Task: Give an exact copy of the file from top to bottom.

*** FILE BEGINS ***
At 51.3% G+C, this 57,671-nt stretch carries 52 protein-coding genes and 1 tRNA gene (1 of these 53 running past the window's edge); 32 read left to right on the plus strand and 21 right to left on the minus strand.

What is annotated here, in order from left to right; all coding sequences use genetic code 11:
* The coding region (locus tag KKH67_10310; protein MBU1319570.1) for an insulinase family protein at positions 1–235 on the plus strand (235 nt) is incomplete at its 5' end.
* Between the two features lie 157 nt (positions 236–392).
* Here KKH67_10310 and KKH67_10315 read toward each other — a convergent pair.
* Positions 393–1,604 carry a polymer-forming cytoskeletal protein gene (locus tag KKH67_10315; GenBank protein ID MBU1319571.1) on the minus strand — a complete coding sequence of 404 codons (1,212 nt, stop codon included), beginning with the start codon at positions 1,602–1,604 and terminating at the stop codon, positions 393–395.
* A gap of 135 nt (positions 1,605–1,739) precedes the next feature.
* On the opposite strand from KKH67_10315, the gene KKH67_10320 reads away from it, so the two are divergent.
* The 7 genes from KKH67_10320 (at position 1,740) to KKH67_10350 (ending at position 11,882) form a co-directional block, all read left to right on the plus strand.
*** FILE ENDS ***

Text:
At 51.3% G+C, this 57,671-nt stretch carries 52 protein-coding genes and 1 tRNA gene (1 of these 53 running past the window's edge); 32 read left to right on the plus strand and 21 right to left on the minus strand.

What is annotated here, in order from left to right; all coding sequences use genetic code 11:
* The coding region (locus tag KKH67_10310; protein MBU1319570.1) for an insulinase family protein at positions 1–235 on the plus strand (235 nt) is incomplete at its 5' end.
* Between the two features lie 157 nt (positions 236–392).
* Here KKH67_10310 and KKH67_10315 read toward each other — a convergent pair.
* Positions 393–1,604 carry a polymer-forming cytoskeletal protein gene (locus tag KKH67_10315; GenBank protein ID MBU1319571.1) on the minus strand — a complete coding sequence of 404 codons (1,212 nt, stop codon included), beginning with the start codon at positions 1,602–1,604 and terminating at the stop codon, positions 393–395.
* A gap of 135 nt (positions 1,605–1,739) precedes the next feature.
* On the opposite strand from KKH67_10315, the gene KKH67_10320 reads away from it, so the two are divergent.
* The 7 genes from KKH67_10320 (at position 1,740) to KKH67_10350 (ending at position 11,882) form a co-directional block, all read left to right on the plus strand.